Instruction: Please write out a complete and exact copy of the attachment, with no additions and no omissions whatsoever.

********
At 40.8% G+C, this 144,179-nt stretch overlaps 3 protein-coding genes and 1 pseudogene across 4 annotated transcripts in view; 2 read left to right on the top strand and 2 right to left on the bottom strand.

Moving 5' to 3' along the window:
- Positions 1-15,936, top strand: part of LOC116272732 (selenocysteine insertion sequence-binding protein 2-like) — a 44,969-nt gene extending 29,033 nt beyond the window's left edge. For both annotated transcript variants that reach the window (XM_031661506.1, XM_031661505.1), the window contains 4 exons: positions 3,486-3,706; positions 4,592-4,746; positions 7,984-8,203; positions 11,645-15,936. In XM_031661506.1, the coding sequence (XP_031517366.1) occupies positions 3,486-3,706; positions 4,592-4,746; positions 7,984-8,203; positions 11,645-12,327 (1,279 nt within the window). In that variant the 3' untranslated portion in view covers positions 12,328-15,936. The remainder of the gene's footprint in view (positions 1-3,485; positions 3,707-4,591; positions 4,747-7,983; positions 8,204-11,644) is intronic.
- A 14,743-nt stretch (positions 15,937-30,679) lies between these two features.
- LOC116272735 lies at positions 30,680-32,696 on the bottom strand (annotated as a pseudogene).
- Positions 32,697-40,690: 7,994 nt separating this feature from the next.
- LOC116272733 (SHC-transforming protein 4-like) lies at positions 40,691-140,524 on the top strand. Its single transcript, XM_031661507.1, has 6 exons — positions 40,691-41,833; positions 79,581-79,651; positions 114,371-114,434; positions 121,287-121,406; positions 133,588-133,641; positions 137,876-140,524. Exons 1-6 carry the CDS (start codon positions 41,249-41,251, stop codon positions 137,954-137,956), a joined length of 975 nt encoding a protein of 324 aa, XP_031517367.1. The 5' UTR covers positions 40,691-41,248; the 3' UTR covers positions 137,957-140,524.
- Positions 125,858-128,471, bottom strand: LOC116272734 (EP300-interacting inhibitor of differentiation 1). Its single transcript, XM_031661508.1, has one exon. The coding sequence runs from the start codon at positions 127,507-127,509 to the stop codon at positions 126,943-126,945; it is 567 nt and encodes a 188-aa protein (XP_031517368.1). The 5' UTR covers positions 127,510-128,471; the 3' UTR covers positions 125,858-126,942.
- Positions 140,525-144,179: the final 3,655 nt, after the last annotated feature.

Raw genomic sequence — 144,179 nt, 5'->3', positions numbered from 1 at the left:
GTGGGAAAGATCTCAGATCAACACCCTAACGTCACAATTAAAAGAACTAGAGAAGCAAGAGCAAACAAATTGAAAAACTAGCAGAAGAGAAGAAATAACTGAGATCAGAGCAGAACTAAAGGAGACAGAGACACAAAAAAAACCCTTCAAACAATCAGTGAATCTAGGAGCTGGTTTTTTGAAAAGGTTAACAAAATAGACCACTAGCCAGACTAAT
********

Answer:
At 40.8% G+C, this 144,179-nt stretch overlaps 3 protein-coding genes and 1 pseudogene across 4 annotated transcripts in view; 2 read left to right on the top strand and 2 right to left on the bottom strand.

Moving 5' to 3' along the window:
- Positions 1-15,936, top strand: part of LOC116272732 (selenocysteine insertion sequence-binding protein 2-like) — a 44,969-nt gene extending 29,033 nt beyond the window's left edge. For both annotated transcript variants that reach the window (XM_031661506.1, XM_031661505.1), the window contains 4 exons: positions 3,486-3,706; positions 4,592-4,746; positions 7,984-8,203; positions 11,645-15,936. In XM_031661506.1, the coding sequence (XP_031517366.1) occupies positions 3,486-3,706; positions 4,592-4,746; positions 7,984-8,203; positions 11,645-12,327 (1,279 nt within the window). In that variant the 3' untranslated portion in view covers positions 12,328-15,936. The remainder of the gene's footprint in view (positions 1-3,485; positions 3,707-4,591; positions 4,747-7,983; positions 8,204-11,644) is intronic.
- A 14,743-nt stretch (positions 15,937-30,679) lies between these two features.
- LOC116272735 lies at positions 30,680-32,696 on the bottom strand (annotated as a pseudogene).
- Positions 32,697-40,690: 7,994 nt separating this feature from the next.
- LOC116272733 (SHC-transforming protein 4-like) lies at positions 40,691-140,524 on the top strand. Its single transcript, XM_031661507.1, has 6 exons — positions 40,691-41,833; positions 79,581-79,651; positions 114,371-114,434; positions 121,287-121,406; positions 133,588-133,641; positions 137,876-140,524. Exons 1-6 carry the CDS (start codon positions 41,249-41,251, stop codon positions 137,954-137,956), a joined length of 975 nt encoding a protein of 324 aa, XP_031517367.1. The 5' UTR covers positions 40,691-41,248; the 3' UTR covers positions 137,957-140,524.
- Positions 125,858-128,471, bottom strand: LOC116272734 (EP300-interacting inhibitor of differentiation 1). Its single transcript, XM_031661508.1, has one exon. The coding sequence runs from the start codon at positions 127,507-127,509 to the stop codon at positions 126,943-126,945; it is 567 nt and encodes a 188-aa protein (XP_031517368.1). The 5' UTR covers positions 127,510-128,471; the 3' UTR covers positions 125,858-126,942.
- Positions 140,525-144,179: the final 3,655 nt, after the last annotated feature.

Raw genomic sequence — 144,179 nt, 5'->3', positions numbered from 1 at the left:
GTGGGAAAGATCTCAGATCAACACCCTAACGTCACAATTAAAAGAACTAGAGAAGCAAGAGCAAACAAATTGAAAAACTAGCAGAAGAGAAGAAATAACTGAGATCAGAGCAGAACTAAAGGAGACAGAGACACAAAAAAAACCCTTCAAACAATCAGTGAATCTAGGAGCTGGTTTTTTGAAAAGGTTAACAAAATAGACCACTAGCCAGACTAAT